Maritime spatial planning to promote offshore energy production

Geopolitical conflict transformed the status and outlook for offshore energy production last year. The EU’s latest strategic objectives for offshore renewable energy production require technological development and test the agility of maritime spatial planning and its ability to adapt to new circumstances. Ann Holm, a Director of Regional Planning at the Regional Council of Ostrobothnia, has been considering sustainable offshore energy production and where production plants could be built in Finland’s sea areas.

Maritime spatial planning promotes sustainable offshore energy production and reconciles the needs of energy production with the other uses of marine areas. The eMSP NBSR project arranged a Sustainable Blue Economy workshop in The Hague in November 2022. The event brought together experts and developers from the North Sea and Baltic Sea regions. The aims included fostering an understanding of the outlook for offshore energy production and technological innovations. A further aim was to consider ways of building trust between marine operators and maritime spatial planners.

“In addition to offshore wind power, other forms of marine energy production, including solar, wave and tidal power, are now under discussion in the North Sea and southern Baltic Sea areas. In Finland, the sea freezes in the winter, so the conditions this far north differ significantly from those in other sea areas, and the various forms of energy production require technological development to progress,” says Ann Holm, whose responsibilities include regional land use planning and maritime spatial planning in Quark and Northern Bothnian Sea.

“The most fruitful part of expert meetings and encounters with other planners is the opportunity to share common problems and potential solutions,” says Holm. Understanding the marine conditions and the different approaches to planning are important for cooperation.

The European Green Deal is the key instrument of the European Union’s energy and climate policy. The target for the production of renewable energy in the open sea is 340 GW by 2050, and the Baltic Sea is considered one of the main areas for offshore wind energy production. In response to the Ukraine War, the European Commission presented its RePowerEU strategy in 2022. The strategy calls for Europe to decouple itself from its reliance on Russian fossil fuels, requiring a rapid transition to renewable energy production of up to 45% by 2030. According to Ann Holm, there is good reason to consider an overall energy production solution in Finland’s maritime areas as well.

“Development focuses on offshore wind power, but it is also important to consider the opportunities presented by wave and solar power, as well as electricity storage and transmission. It is important to plan and prepare the various activities at the same time and think about monitoring carefully and in the early stages,” emphasises Holm. “It is also wise to consider multiuse marine areas, called MariParks, where operators can enjoy synergies, the public and private sectors work together, and, for example, environmental impact assessment and permit processes could be combined.”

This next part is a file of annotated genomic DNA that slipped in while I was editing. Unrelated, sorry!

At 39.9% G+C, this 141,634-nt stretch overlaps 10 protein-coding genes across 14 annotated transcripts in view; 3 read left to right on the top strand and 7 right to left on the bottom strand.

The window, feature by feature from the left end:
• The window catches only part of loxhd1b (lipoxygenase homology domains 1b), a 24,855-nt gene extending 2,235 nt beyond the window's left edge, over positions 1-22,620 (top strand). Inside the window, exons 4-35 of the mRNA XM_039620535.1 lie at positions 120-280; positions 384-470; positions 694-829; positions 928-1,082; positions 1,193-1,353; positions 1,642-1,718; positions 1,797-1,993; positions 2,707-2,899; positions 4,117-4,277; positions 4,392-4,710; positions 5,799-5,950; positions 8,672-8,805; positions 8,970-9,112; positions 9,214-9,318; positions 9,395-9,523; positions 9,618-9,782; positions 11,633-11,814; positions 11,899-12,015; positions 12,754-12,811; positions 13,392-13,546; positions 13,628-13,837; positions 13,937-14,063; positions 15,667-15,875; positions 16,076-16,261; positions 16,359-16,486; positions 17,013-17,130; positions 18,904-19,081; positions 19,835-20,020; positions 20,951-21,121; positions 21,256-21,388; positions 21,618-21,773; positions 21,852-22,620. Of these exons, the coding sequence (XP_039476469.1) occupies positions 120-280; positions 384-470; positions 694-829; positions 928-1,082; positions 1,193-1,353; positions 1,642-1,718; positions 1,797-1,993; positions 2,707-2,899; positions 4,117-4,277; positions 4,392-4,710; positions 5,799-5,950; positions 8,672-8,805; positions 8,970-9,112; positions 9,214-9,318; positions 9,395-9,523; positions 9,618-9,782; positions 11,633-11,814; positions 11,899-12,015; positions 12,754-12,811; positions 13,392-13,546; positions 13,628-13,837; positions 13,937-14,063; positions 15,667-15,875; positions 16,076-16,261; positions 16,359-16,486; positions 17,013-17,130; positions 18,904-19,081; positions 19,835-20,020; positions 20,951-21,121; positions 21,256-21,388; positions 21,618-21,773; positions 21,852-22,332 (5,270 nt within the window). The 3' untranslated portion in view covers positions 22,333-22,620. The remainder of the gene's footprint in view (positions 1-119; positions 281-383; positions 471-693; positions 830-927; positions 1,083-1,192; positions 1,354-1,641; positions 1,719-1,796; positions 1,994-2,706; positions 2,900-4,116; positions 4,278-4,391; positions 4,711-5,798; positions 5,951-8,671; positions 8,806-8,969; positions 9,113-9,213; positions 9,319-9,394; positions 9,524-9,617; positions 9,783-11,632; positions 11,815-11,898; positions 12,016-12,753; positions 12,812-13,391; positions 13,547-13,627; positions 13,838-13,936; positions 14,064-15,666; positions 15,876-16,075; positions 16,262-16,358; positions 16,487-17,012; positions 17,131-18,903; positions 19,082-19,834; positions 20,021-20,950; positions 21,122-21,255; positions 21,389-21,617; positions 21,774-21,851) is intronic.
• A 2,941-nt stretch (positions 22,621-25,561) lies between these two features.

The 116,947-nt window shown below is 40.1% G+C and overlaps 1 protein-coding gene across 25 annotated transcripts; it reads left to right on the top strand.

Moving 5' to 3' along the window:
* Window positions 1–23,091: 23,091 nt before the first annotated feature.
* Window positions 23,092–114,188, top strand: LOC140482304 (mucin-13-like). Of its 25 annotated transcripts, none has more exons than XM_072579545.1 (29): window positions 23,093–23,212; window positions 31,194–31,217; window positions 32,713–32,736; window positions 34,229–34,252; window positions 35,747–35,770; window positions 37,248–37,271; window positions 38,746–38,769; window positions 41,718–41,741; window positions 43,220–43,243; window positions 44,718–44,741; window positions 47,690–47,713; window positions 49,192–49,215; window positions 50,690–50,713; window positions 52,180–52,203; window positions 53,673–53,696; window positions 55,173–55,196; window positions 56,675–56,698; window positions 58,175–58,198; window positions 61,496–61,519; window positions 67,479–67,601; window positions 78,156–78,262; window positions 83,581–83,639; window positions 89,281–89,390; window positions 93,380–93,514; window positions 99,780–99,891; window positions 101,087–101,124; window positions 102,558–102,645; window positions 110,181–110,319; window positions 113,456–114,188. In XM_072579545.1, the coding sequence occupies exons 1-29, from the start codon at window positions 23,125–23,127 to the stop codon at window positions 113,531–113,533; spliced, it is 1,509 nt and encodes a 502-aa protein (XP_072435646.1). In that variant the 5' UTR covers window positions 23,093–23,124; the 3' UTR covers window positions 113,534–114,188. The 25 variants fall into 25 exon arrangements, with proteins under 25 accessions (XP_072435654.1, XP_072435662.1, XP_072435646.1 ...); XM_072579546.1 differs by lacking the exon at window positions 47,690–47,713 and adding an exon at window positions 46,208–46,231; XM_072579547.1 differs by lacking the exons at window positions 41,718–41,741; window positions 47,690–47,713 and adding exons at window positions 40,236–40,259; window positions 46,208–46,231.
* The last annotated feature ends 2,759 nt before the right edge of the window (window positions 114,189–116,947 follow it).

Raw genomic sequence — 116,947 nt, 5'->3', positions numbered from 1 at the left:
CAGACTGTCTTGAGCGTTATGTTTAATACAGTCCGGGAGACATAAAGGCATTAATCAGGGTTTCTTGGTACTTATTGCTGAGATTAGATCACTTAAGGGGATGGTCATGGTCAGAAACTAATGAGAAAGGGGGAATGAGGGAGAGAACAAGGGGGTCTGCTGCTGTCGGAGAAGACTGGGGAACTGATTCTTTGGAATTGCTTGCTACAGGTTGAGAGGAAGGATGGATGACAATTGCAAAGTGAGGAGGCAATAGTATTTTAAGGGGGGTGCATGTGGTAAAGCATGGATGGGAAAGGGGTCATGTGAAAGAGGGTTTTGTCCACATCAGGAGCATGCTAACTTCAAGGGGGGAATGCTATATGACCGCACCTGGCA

“Interest in and pressure for offshore wind power is currently focused on the economic zone. As regards the territorial waters, the Ostrobothnia regional land use plan for 2050 will allocate as much space as possible to offshore wind power, but it will be challenging to reconcile this with fishing and shipping, in particular,” Holm says and continues that “the impact of offshore wind power construction on migratory fish must also be examined.”

Maritime spatial planning is considered a key planning tool for increasing the offshore wind power capacity in Europe. Ensuring the various elements of sustainability and coordinating offshore wind power with other marine activities and the protection of marine nature are at the heart of maritime spatial planning. Maritime spatial planning is a way of anticipating change, enabling synergies, and preventing conflicts between policy priorities.

“Building social trust between planners and stakeholders, as well as among stakeholders, is an important step in facilitating sustainable planning,” says Holm. She points out that stakeholder representatives must listen to and understand each other better.

“Maritime spatial planning has served as a meeting place and forum for various stakeholders for many years, and this work will continue into the second planning cycle. Interaction from the outset of the process is important for reconciling the various activities and for the approval of the plan,” says Holm.


Finland’s maritime spatial planning authorities are involved in a joint maritime spatial planning project covering the Baltic Sea and the North Sea. The project is known as eMSP NBSR. One of the key activities under the project is to support sustainable blue economy through maritime spatial planning. Website of the Sustainable Blue Economy Learning Strand, which is part of the eMSP NBSR project:

The National Maritime Spatial Planning and Marine Energy Production workshop was held in Vaasa on 14 December 2022 with a group of expert participants. The presentations given at the event and a summary of the event will be published at in early 2023.